Review: Kids in Glass Houses – Peace

Kids in Glass Houses’ fourth album is a strange one for me. I enjoyed their first release, ‘Smart Casual’, and I stomached sophomore attempt ‘Dirt’, but ‘In Gold Blood’ – which saw the Welsh pop-punk heroes become, for lack of a better term, a ‘rock’ band – was something else entirely. It was darker, it was edgier, it wasn’t over-produced and it packed a real punch. It was a departure from their more easy-going, pop-influenced style but it was a welcome one, and with it Kids in Glass Houses put out one of the most underrated albums of recent years.

But it’s successor ‘Peace’ isn’t what I expected. It seemed to me that, with their last album, something just fell in to place. That the thrashing guitars and the energy-driven songwriting would be a staple of their musical style for years to come. But, if anything, ‘Peace’ is more similar to 2010’s ‘Dirt’. I find it hard to talk about an album objectively, without referring to past works or to the type of sound that a band is known for, because in truth you can’t listen to an album by a band that you like without taking these things in to account. But, for the most part, I’d like to look at ‘Peace’ as a standalone album, because there are many things that it does well.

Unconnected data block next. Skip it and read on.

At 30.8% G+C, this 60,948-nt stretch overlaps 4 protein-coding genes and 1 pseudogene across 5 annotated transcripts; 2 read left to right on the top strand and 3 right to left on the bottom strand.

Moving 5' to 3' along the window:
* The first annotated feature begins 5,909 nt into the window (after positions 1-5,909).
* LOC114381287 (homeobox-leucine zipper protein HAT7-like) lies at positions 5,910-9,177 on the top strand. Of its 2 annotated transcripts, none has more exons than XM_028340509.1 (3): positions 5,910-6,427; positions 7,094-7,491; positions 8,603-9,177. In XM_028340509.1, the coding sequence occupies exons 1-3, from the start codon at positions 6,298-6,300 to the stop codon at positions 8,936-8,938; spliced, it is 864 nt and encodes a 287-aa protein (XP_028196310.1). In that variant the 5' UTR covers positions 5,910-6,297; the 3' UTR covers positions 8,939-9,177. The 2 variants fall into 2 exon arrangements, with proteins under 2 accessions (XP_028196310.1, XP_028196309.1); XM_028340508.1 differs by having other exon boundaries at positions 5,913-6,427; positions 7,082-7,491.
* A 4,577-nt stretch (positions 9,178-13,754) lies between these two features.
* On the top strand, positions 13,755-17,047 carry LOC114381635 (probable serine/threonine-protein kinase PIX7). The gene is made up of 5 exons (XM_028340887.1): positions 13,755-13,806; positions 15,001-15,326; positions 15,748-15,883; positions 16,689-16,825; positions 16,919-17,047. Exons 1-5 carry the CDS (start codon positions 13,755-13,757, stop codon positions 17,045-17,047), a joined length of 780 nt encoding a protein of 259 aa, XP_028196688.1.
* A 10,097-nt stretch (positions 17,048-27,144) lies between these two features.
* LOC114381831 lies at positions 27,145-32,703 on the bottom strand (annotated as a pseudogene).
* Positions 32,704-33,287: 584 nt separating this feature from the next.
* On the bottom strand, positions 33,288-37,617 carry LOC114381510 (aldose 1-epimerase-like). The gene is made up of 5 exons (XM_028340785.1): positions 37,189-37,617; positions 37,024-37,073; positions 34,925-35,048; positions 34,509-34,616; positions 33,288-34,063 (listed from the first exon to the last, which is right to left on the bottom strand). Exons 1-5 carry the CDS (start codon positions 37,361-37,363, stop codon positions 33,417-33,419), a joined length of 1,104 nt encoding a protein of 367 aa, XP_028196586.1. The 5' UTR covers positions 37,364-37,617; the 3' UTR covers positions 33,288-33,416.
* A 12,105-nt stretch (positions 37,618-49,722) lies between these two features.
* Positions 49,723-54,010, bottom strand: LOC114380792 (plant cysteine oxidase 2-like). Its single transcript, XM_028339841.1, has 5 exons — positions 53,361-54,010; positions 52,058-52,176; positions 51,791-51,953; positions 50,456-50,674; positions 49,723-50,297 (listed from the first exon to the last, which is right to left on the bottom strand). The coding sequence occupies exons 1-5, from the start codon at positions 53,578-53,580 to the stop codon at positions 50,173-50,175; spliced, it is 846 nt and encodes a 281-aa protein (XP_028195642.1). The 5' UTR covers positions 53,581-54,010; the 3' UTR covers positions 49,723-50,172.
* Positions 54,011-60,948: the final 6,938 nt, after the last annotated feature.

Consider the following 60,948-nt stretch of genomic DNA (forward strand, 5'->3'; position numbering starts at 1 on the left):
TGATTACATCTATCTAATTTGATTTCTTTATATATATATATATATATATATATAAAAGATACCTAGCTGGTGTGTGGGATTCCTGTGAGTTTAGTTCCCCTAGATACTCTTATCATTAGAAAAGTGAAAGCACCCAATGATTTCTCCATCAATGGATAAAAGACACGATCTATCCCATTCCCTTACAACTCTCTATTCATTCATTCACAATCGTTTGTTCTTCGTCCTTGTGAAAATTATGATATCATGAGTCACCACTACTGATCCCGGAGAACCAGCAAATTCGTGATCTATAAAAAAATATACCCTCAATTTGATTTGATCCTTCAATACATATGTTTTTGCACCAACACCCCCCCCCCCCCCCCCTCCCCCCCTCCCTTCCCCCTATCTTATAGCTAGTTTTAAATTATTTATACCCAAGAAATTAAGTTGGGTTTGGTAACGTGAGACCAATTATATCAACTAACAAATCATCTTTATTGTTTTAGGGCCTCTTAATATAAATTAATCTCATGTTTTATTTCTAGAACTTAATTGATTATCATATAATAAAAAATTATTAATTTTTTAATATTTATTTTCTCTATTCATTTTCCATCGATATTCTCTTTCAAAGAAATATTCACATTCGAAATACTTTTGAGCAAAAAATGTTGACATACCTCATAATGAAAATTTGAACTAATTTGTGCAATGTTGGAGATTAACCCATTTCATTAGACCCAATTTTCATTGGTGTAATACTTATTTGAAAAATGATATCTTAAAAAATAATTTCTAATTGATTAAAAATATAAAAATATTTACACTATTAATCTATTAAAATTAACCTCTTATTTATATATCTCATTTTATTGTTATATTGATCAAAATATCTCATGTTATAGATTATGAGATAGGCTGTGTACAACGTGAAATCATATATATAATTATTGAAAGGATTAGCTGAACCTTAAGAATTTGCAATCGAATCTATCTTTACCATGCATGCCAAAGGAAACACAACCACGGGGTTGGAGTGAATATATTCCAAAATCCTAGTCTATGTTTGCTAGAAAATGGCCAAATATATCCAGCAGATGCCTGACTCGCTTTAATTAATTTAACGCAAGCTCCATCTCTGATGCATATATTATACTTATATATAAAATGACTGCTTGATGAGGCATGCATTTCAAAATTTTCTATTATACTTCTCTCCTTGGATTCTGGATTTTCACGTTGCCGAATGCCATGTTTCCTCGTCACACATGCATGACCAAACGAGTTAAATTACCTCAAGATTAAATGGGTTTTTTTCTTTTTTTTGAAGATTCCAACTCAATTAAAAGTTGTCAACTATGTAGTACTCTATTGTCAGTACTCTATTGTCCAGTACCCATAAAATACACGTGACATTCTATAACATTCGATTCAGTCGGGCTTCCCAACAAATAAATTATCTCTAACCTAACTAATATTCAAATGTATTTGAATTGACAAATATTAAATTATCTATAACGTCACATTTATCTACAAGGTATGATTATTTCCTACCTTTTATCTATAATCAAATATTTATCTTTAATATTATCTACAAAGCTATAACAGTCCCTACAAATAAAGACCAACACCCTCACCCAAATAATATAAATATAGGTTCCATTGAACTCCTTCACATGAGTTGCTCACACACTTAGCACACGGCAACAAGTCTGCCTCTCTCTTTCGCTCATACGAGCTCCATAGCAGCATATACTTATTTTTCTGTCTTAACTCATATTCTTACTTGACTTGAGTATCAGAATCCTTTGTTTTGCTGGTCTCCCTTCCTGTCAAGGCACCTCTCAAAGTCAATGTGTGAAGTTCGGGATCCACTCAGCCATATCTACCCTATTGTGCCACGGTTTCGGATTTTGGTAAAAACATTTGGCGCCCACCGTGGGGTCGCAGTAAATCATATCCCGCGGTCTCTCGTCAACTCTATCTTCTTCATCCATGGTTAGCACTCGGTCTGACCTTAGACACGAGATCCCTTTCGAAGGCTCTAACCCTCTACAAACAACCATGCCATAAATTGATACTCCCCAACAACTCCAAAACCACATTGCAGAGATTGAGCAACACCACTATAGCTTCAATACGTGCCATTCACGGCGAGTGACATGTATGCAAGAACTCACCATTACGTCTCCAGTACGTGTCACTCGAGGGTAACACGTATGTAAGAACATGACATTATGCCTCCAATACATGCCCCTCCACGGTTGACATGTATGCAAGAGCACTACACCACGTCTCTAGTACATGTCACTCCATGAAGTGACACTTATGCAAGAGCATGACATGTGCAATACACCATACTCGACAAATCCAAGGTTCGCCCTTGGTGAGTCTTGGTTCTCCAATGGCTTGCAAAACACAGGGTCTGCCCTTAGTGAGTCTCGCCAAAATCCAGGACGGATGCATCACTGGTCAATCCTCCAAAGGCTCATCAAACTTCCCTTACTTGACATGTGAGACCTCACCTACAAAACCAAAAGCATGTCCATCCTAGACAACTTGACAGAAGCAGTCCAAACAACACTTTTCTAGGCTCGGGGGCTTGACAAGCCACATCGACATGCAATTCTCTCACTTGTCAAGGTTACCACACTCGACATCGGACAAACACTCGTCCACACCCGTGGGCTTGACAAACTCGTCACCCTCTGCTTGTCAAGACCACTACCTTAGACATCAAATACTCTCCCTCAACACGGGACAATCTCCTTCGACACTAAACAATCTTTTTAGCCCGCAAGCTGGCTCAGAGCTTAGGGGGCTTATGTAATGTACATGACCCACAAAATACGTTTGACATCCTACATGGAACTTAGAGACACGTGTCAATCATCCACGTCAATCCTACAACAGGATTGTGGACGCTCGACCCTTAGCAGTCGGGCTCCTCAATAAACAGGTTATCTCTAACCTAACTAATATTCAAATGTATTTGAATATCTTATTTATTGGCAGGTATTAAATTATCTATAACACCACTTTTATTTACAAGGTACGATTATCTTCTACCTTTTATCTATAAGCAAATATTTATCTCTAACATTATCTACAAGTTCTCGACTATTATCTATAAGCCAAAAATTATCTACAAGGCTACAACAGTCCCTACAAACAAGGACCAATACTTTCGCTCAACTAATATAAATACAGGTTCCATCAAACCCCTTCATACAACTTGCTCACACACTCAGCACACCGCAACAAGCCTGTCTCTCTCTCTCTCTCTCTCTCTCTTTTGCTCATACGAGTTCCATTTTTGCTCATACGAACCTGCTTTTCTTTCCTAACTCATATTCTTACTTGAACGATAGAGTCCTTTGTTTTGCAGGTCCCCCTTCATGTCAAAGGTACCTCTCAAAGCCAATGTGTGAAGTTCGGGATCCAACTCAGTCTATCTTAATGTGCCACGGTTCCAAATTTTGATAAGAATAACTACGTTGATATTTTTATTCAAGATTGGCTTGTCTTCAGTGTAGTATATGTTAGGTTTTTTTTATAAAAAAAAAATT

‘Peace’, from start-to-finish, is a summer album. It’s the kind of record that you’d like to listen to on a beach with a few beers, a few good friends, and not a care in the world, making the title very appropriate in describing the overall vibe of the album. It’s very radio-friendly, and some of its songs sound like a throwback to cheesy eighties and nineties pop songs (complete with clap-along choruses and gang vocals). The slower, more measured songs on the record fare better than the rest, with ‘Novacaine’ and ‘Runaways’ being particular standout tracks, with the former carrying a dance-worthy chorus and the latter channeling a My-Chemical-Romance-Danger-Days energy. ‘Black Cloud’, too, is a standout: fun, catchy, with a big chorus that’s just a sing-along waiting to happen.

In it’s own right, ‘Peace’ is a good album. I wouldn’t call it a ‘great’ album, but for what it is it’s certainly well worth a listen. I hope that my own prejudices where this band are concerned don’t make this review sounds too negative since, as I’ve said before, there is a lot to be praised on this album. But it is my fear that Kids in Glass Houses set the bar too high with ‘In Gold Blood’, and that consequently ‘Peace’ will feel more of a step back than anything else. But it isn’t. It’s a good album. It’s a return to their pop-punk roots, and it should be appreciated for what it is. No, it isn’t ‘In Gold Blood’ v2.0, but it is, without a doubt, a Kids in Glass Houses album.

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